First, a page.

Twelve signatures. 1 p. (125 129.)
Two Enclosures
The merchants of London trading into France to the Privy Council
Upon the suit of the merchants of the West Country unto your Honours concerning the levying of an imposition upon all commodities transported for France for the sooner satisfying of a sum of money disbursed concerning this general business yet behind unsatisfied, and for the ease of themselves; we the merchants of London trading into France according to your commandment have met with those of the West Country and have set down what imposition we are willing shall be collected upon all sorts of commodities transported for France, unto which herunder we have subscribed our names, which we refer to your wisdom to consider and determine.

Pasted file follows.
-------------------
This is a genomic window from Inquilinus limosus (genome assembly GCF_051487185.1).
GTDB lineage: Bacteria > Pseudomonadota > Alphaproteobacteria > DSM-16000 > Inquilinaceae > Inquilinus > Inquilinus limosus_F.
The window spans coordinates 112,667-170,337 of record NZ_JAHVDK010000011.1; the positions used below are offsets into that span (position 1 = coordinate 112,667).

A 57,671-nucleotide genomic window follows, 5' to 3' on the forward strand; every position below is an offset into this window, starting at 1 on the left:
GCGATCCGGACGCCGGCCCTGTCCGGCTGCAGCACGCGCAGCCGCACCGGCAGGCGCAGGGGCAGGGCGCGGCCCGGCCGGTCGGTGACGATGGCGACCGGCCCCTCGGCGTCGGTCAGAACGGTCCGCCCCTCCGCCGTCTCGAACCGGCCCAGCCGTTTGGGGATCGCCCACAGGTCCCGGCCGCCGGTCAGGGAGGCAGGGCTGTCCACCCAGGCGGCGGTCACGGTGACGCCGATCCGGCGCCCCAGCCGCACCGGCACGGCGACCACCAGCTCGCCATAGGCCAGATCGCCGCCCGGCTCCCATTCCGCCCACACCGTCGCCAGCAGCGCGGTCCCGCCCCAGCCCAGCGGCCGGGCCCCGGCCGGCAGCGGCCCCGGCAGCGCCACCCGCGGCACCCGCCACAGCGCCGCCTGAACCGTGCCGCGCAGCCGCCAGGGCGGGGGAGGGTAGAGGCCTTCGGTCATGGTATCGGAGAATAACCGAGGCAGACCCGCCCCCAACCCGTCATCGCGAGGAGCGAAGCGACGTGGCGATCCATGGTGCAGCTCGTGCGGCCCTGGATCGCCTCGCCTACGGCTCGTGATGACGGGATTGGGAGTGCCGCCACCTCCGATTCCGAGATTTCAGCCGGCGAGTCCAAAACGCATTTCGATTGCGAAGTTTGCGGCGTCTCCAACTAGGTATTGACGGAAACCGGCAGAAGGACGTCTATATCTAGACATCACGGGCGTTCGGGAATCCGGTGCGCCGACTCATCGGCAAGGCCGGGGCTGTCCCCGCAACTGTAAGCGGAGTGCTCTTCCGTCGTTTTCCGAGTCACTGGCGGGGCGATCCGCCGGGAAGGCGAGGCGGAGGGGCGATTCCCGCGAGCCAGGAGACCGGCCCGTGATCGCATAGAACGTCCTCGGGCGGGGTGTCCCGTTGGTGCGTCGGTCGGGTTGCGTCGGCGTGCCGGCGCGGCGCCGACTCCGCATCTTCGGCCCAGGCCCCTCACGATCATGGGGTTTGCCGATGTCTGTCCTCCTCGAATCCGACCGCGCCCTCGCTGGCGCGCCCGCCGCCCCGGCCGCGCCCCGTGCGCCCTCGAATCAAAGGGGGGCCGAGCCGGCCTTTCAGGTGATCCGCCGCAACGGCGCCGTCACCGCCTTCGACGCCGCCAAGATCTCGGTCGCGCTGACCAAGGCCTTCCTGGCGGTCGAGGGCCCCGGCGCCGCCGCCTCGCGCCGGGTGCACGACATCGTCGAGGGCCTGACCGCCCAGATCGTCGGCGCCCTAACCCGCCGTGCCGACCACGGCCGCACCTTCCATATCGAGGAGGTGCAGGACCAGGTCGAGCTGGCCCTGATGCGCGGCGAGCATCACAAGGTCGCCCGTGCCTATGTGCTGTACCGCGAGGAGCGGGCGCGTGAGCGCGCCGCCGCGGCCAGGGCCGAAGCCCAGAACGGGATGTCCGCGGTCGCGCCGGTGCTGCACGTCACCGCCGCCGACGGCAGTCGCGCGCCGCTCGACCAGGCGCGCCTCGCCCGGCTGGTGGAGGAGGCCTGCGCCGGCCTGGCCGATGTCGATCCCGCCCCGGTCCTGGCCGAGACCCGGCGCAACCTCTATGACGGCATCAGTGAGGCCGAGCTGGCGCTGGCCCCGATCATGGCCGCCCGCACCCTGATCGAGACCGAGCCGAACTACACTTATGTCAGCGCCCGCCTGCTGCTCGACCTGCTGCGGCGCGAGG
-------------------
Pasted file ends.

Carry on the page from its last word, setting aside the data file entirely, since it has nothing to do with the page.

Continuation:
We whose names are underwritten, being some merchants as well of the west parts of England as others of the city of London trading unto Rouen, Bordeaux and other towns in France, do hereby consent to pay upon the pound valued in the book of rates 2d upon all sorts of merchandise entered and transported for any of the French King's dominions by any of his Majesty's subjects of Great Britain, besides the former tax and imposition already imposed and yet collected upon all sorts of drapery, the which commodity is understood to remain and pay such impositions as formerly; which general imposition of woollen cloth and all other commodities to continue until the expiration of the time limited by the Lord Treasurer's letters formerly directed to the ports; wherein our meaning is that such merchandise which is shipped by certificate for France shall be subject and pay the same imposition of 2d in the pound being upon goods which pay customs inwards and so shipped out by warrant, free of custom, in a certain time, and by the merchant that entered the same inwards. In witness whereof we have hereunto set our hands the 2 of April, 1608.